In Agatha Christie’s Hickory Dickory Dock, Hercule Poirot investigates some mysterious thefts at a hostel for students. But it turns out that more is going on there than just some petty thefts, and Poirot and Inspector Sharpe end up solving more than one case of murder. At one point, Poirot is interviewing Colin McNabb, one of the students at the hostel. McNabb is a psychology student who believes he has the explanation for the thefts:
‘Poirot said meekly,
“My ideas are doubtless old-fashioned, but I am perfectly prepared to listen to you, Mr. McNabb.”’
In this case, Poirot has his own reasons for appearing to yield to what McNabb says, but the conversation reflects the way older ideas and people can make way for the new. In real life, older investigative techniques yield to new technologies (such as CCTV and DNA analysis). Younger people move up the proverbial ladder and take over as older people age and retire.
We see the same thing in crime fiction, too, especially in series, where characters’ stories are followed over time. Sometimes it goes smoothly, and sometimes…not so well. Either way, ‘passing the torch’ is an interesting approach to keeping a series fresh and reflecting the reality of what happens when people age and leave a profession.
Håkan Nesser’s Inspector Van Veetern series begins with the inspector fully in charge of his investigative team. He listens to what others, including his subordinates, have to say. But in the end, he’s the one who leads the team and makes the final decisions. As the series goes on, Van Veeteren nears retirement. He knows he won’t be able to go on forever; and, in any case, he has the dream of opening his own bookshop. He wants his team to be prepared for life without him, so he grooms the members to develop the skills they’ll need. And, in The Unlucky Lottery (AKA Münster’s Fall/ Münster’s Case), Intendant Münster gets the chance to investigate a murder. It’s a complex case, and Münster does consult his former boss, but it’s a move away from Van Veeteren at the helm. For his part, Van Veeteren does provide some good advice, but he doesn’t get involved in the actual investigation.
Henning Mankell’s Kurt Wallander leads the team of police investigators in Ystad. At the beginning of the series, he is in charge of the team, and is ultimately responsible for them. As the years go by, and Wallander gets closer to retirement, things change. They change even more in The Troubled Man. In the meantime, though, Wallander’s daughter, Linda, has decided to become a police detective like her father. She goes through the police academy and prepares to join the Ystad police force. In Before the Frost, she’s getting ready to start her new job when a friend of hers goes missing, and she ends up drawn into that case. In the meantime, Wallander is working a case of his own, and it turns out the two cases are related. In this novel, it’s a matter of a father preparing for his daughter to step in. It is said that Mankell had intended Before the Frost to be a short series, but stopped after only one novel when Johanna Sällström, who played Linda on the Swedish TV series, tragically committed suicide. It would have been interesting to see Linda grow as a detective.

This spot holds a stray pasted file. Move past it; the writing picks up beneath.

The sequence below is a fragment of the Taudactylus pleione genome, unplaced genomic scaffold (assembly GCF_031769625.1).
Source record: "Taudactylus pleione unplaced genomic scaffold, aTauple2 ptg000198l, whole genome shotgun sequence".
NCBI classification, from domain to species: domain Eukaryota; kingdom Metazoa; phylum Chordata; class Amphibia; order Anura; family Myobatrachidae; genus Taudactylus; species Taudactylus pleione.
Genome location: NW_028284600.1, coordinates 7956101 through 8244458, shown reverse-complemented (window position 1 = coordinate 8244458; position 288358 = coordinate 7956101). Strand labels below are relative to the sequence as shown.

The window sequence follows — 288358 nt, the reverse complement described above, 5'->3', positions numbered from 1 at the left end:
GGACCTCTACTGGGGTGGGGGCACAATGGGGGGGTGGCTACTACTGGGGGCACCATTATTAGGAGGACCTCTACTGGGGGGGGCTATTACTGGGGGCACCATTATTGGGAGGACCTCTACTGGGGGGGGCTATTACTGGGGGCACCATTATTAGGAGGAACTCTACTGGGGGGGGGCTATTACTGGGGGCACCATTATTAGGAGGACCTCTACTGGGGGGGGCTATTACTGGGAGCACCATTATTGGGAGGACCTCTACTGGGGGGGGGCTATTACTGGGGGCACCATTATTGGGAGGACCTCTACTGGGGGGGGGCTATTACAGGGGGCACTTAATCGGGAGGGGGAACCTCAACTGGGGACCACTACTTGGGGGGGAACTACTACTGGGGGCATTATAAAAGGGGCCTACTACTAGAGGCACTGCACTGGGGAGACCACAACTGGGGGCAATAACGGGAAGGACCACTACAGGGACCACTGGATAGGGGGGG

Michael Connelly’s Harry Bosch has been a police detective for a long time. He’s had various placements, as fans know, and, as we learn in The Drop, isn’t really eager to retire. It can’t be denied that he’s getting older, though, and doesn’t have the stamina he once did. Still, he’s not quite ready to be ‘shelved’ yet, and in a few novels, he works with younger officers to try to help them. In 2017’s The Late Show, Connelly introduced a new protagonist, Renée Ballard, who is a young LAPD cop. She’s got her own issues, and she’s got things to learn. But Bosch sees that she’s driven and that she’s going to be a very good detective. Starting with the second Renée Ballard novel, Dark Sacred Night, Bosch works with Ballard and mentors her. In some ways, the two are quite different. But they are both dedicated cops with complicated histories, and they make a formidable team.
Making way for ‘new blood’ doesn’t always go as smoothly as one might hope, though. For instance, Karin Slaughter’s Cop Town takes place in 1974 Atlanta. It’s a time when the police force is overwhelmingly male. Certainly, it’s male-dominated, and women are relegated to (at most) second class status. It’s even worse for non-white police. In this environment, there’s every reason to suspect that Maggie Lawson and Kate Murphy won’t make it as police detectives. Yet, they are determined, and they soon get drawn into a series of killings of other cops. One of the characters is Gail Patterson, one of the first female officers on the Atlanta force. At one point, Kate and Maggie work with Gail to locate a local sex worker they think may have information on the case they’re working. In a sense, Gail mentors them. She has a lot of ‘street smarts’ that she shares with them. But she’s got her own issues, especially in the sexist, racist culture in which she works. So, she doesn’t support the young detectives in the way a real mentor might, or try to spare them what she went through to be accepted. It would be interesting, actually, to revisit these characters (Cop Town is a standalone) and see if they become mentors for other young detectives when the time comes.
Getting ready to step aside for a new generation isn’t always easy. But it’s a natural part of getting older in just about every profession. And it’s interesting to see how it works in crime fiction.
*NOTE: The title of this post is a line from Bob Dylan’s The Times They Are A-Changin’.